Battle of Crete summary
The Battle of Crete took place on the Greek island of Crete. It began on the morning of 20 May 1941, when Nazi Germany launched an airborne invasion of Crete under the code-name Unternehmen Merkur (Operation Mercury). Greek and Allied forces, along with Cretan civilians, defended the island
- At 08:00 on 20 May, German paratroopers landed near Maleme airfield and the town of Chania. The 21st, 22nd, and 23rd New Zealand Battalions defended Maleme airfield and its direct surrounding area. The Germans suffered heavy casualties within the first hours of the invasion for New Zealands and Greek defenders.
- A number of German paratroopers and gliders had landed off-site by accident. They set up defensive positions to the west of Maleme airfield.
- A second wave of German aircraft arrived in the afternoon dropping more paratroopers along with several more gliders containing heavy assault troops, with one group attacking Rethimnon at 16:15 and another at Heraklion at 17:30. The defenders were waiting for them and inflicted heavy casualties.
- The risky plan — attacking four separate points to maximize surprise rather than concentrating on one — had failed. At the evening of 20 May, the Germans slowly pushed the New Zealanders back from Hill 107, which overlooked the Maleme airfield. The Axis commanders on Crete decided to throw everything into the Maleme sector the next day.
- This was the first occasion in the war that the Germans encountered widespread and unrestrained resistance from the civilian population. After recovering from their shock, the German paratroopers reacted with ferocity, killing many Cretan civilians. As most Cretan partisans wore no uniforms or identifying insignia such as armbands, the Germans felt free of all of the constraints of the Geneva conventions and killed both armed and unarmed civilians indiscriminately.
- After a failure of communications the New Zealand forces withdrew from the Maleme airfield. This misunderstanding cost the allies the airfield, and allowed the Germans to reinforce their invasion force unopposed.
- The Germans quickly exploited the withdrawal to take control of the Maleme airfield. Also the 5th Mountain Division arrived at night and the Germans managed to gain a foothold on Crete. A landing of 2.000 Germans was aborted due to the action of the British Fleet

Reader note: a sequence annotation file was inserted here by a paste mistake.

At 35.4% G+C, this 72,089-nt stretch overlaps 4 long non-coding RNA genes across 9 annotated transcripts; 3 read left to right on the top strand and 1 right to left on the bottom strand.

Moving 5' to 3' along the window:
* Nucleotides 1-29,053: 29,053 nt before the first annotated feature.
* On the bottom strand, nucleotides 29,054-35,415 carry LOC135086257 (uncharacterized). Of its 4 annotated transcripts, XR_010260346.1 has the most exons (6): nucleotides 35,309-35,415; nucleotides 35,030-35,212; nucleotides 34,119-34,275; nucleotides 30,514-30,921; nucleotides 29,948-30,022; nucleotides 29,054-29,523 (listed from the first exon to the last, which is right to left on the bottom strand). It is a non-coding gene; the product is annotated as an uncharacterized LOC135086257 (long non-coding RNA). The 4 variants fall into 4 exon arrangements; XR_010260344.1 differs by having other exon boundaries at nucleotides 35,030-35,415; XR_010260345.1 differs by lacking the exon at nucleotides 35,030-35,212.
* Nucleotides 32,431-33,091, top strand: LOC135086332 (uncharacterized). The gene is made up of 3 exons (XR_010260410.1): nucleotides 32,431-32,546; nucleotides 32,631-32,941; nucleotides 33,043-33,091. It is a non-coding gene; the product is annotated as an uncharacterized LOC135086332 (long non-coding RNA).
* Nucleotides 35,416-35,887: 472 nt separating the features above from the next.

- The New Zealand commander of Creforce, Major General Bernard Freyberg VC, realized that the Maleme airfield was key to the battle, and ordered an overnight counter-attack to retake the airfield on the night of the 21st. After many delays the counter-attack was launched at 03:30, but failed because of German daylight air support.
- On May 22 a second German landing was aborted due to German actions. As in the previous attempt the Italian navy although outnumberd managed to protect the German landing troops.
- Fighting against a constant supply of fresh enemy troops, the Allies began a series of retreats working southward across Crete. On the 27th of May General Wavell ordered the evacuation of the island.
- On the afternoon of 27 May an Italian convoy departed from Rhodes with the intention of landing a Brigade, supported by 13 L3/35 light tanks. The 3,000 men of the division and their equipment were on shore by 17:20 narrowly avoiding the British Fleet. The Italian division started to advance to the west unopposed, and linked up with the Germans at Ierapetra.
- Between the 28th and 31st of May 16,000 troops were evacuated to Egypt by ships. The majority of these troops embarked from Sphakia. A smaller number were withdrawn from Heraklion on the night of 28 May. This task force was attacked en route by Luftwaffe dive bombers and suffered serious losses.
- The defence of the 8th Greek Regiment in and around the village of Alikianos is credited with protecting the Allied line of retreat. Alikianos, located in the so called Prison Valley, was strategically important and it was one of the first targets the Germans attacked on the opening day of the battle. The 8th Greek was composed of young Cretan recruits, gendarmes, and cadets. They were poorly equipped and only 850 strong.
- More than 9,000 ANZACs and thousands of Greeks were left behind to defend the remaining territory as best they could. They fought on until they were surrounded. The cities of Irakleio and Rethymno were taken in the following days by the Germans. By 1 June, the island of Crete was under German control.